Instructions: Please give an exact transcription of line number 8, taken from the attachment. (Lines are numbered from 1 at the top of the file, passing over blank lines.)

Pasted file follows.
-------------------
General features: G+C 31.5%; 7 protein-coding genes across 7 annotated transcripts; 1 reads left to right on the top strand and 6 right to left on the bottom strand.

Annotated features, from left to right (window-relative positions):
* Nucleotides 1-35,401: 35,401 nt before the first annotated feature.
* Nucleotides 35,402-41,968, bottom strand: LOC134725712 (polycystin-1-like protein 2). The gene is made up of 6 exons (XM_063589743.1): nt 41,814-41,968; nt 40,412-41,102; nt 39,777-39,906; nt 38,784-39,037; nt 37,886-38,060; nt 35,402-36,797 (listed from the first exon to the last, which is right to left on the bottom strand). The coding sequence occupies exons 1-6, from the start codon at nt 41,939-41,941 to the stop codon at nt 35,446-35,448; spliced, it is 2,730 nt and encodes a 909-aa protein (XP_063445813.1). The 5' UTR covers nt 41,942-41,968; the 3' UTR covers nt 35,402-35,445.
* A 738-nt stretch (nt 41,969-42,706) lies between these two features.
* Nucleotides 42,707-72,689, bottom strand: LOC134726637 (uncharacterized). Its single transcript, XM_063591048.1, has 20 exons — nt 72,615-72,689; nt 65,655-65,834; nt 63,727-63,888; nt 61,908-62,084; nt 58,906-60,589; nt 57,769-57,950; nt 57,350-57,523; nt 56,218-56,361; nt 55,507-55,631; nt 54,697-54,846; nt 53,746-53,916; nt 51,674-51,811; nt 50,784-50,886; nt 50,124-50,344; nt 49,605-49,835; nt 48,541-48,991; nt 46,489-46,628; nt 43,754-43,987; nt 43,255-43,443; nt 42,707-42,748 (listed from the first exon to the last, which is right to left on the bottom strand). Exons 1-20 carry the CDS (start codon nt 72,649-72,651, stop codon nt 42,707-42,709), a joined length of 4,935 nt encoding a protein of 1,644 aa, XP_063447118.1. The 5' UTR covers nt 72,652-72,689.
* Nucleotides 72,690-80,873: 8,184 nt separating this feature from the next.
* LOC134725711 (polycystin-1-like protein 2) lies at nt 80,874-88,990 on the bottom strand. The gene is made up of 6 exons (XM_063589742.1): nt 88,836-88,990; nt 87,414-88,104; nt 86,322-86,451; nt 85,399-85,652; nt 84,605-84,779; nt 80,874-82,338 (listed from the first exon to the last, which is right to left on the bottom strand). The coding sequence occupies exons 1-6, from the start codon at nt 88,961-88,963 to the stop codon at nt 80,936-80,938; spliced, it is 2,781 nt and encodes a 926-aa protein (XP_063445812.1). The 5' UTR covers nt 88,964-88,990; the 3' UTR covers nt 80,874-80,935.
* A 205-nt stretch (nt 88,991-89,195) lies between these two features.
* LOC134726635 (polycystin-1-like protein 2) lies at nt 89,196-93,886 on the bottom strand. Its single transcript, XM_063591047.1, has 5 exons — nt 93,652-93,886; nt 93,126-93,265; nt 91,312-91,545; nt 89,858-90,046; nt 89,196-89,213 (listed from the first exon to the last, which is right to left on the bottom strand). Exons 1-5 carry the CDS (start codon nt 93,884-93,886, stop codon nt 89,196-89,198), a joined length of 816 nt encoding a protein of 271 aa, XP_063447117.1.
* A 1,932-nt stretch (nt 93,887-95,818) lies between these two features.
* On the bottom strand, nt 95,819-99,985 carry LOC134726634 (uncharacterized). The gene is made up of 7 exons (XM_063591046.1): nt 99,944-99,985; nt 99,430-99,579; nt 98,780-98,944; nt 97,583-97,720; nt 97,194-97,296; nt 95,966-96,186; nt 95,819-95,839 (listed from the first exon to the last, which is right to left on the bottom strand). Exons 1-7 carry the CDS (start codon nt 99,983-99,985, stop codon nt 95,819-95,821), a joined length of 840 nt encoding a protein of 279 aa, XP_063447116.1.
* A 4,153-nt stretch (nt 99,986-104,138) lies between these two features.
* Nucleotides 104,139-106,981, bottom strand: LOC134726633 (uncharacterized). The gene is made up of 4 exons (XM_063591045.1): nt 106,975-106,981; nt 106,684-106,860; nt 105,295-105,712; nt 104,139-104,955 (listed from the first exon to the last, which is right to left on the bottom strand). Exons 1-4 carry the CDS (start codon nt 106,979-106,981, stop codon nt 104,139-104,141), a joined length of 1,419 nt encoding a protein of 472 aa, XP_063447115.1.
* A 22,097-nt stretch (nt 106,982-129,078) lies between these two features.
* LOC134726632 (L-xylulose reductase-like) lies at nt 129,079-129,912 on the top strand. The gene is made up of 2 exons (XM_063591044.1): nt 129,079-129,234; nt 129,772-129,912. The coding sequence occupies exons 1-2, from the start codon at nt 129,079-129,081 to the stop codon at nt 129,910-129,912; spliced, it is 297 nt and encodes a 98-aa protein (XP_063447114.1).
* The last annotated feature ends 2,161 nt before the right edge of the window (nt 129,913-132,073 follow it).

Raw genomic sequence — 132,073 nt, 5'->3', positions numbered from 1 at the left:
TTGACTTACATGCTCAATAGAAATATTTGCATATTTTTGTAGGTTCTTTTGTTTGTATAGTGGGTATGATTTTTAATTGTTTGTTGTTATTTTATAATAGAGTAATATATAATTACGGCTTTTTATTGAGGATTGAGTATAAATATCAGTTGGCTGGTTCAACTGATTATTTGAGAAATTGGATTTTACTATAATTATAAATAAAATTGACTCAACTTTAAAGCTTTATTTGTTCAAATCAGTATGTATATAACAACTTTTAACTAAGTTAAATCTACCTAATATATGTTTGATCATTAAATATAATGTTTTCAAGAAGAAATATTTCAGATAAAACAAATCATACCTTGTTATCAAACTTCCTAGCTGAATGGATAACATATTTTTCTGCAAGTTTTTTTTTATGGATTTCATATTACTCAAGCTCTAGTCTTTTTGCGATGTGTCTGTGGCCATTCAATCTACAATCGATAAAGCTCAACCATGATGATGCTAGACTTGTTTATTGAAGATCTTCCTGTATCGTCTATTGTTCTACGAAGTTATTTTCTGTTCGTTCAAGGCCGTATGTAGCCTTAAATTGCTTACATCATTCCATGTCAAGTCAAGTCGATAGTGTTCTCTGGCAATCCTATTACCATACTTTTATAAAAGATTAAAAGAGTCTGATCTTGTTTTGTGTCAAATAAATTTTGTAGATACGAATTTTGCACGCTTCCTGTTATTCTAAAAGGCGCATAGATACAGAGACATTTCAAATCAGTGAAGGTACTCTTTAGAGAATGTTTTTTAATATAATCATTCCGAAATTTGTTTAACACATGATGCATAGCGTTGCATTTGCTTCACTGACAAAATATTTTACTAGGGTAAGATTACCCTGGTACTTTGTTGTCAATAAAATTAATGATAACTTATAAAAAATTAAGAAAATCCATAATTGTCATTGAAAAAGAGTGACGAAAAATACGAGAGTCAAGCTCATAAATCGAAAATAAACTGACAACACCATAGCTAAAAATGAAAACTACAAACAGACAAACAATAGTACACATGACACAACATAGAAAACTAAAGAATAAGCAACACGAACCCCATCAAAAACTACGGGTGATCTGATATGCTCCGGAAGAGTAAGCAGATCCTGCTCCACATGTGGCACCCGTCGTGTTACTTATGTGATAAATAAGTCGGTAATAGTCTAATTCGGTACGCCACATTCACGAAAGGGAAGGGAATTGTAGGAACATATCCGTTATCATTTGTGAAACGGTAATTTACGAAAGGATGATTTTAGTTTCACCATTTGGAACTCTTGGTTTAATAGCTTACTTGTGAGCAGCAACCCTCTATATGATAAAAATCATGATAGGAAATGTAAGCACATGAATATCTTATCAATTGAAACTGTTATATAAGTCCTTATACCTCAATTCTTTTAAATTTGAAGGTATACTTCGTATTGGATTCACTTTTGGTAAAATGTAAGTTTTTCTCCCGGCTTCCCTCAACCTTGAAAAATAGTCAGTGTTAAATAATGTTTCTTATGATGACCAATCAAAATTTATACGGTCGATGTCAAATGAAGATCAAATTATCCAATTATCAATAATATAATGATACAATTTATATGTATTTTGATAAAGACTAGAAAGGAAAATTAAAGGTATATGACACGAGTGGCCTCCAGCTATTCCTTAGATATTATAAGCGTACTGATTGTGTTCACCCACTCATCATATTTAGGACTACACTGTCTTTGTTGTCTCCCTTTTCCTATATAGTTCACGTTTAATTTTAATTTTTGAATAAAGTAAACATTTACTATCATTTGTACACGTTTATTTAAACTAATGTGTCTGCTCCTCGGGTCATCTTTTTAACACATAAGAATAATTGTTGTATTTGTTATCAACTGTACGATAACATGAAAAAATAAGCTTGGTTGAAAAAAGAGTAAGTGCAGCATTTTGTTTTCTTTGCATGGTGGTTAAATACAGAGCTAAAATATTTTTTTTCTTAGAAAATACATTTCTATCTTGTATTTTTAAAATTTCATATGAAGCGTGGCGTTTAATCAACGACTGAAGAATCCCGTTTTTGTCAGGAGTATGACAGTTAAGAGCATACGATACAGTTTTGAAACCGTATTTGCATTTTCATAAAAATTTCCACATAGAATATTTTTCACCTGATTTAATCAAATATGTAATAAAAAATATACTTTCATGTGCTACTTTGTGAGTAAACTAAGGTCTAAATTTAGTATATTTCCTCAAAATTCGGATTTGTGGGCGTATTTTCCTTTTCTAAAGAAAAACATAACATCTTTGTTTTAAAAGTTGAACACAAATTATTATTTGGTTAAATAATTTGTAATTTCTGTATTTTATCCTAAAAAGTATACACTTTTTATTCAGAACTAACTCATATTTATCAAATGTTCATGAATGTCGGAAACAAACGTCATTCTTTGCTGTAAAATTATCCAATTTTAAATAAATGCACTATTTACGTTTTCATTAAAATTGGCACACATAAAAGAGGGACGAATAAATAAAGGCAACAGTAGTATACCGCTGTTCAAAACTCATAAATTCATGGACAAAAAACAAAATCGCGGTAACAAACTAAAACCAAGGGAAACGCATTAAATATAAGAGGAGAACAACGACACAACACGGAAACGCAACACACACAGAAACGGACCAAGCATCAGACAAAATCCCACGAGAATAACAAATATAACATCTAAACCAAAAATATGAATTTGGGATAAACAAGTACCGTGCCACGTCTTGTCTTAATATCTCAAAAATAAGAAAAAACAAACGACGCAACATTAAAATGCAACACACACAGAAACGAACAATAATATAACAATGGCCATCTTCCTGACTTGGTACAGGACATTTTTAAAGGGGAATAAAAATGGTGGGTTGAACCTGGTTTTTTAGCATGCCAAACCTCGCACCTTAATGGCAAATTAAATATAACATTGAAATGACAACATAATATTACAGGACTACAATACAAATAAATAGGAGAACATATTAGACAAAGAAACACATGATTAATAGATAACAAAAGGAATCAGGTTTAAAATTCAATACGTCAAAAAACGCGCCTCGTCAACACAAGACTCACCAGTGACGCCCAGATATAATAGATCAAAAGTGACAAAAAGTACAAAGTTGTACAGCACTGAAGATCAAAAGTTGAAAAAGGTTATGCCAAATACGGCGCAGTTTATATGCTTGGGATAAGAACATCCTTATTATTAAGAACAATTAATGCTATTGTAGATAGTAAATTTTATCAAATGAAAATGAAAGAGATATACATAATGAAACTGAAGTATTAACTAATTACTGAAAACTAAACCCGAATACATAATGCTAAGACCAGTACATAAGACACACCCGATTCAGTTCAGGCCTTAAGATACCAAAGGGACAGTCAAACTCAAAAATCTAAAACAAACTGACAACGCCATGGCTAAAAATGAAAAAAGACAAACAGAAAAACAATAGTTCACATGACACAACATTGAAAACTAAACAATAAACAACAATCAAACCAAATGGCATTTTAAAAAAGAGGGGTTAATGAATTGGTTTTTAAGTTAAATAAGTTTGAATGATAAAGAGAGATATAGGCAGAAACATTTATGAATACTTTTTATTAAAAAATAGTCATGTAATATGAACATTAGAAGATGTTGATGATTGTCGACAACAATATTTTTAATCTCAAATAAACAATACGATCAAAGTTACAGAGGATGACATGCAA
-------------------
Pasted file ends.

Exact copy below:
* LOC134725711 (polycystin-1-like protein 2) lies at nt 80,874-88,990 on the bottom strand. The gene is made up of 6 exons (XM_063589742.1): nt 88,836-88,990; nt 87,414-88,104; nt 86,322-86,451; nt 85,399-85,652; nt 84,605-84,779; nt 80,874-82,338 (listed from the first exon to the last, which is right to left on the bottom strand). The coding sequence occupies exons 1-6, from the start codon at nt 88,961-88,963 to the stop codon at nt 80,936-80,938; spliced, it is 2,781 nt and encodes a 926-aa protein (XP_063445812.1). The 5' UTR covers nt 88,964-88,990; the 3' UTR covers nt 80,874-80,935.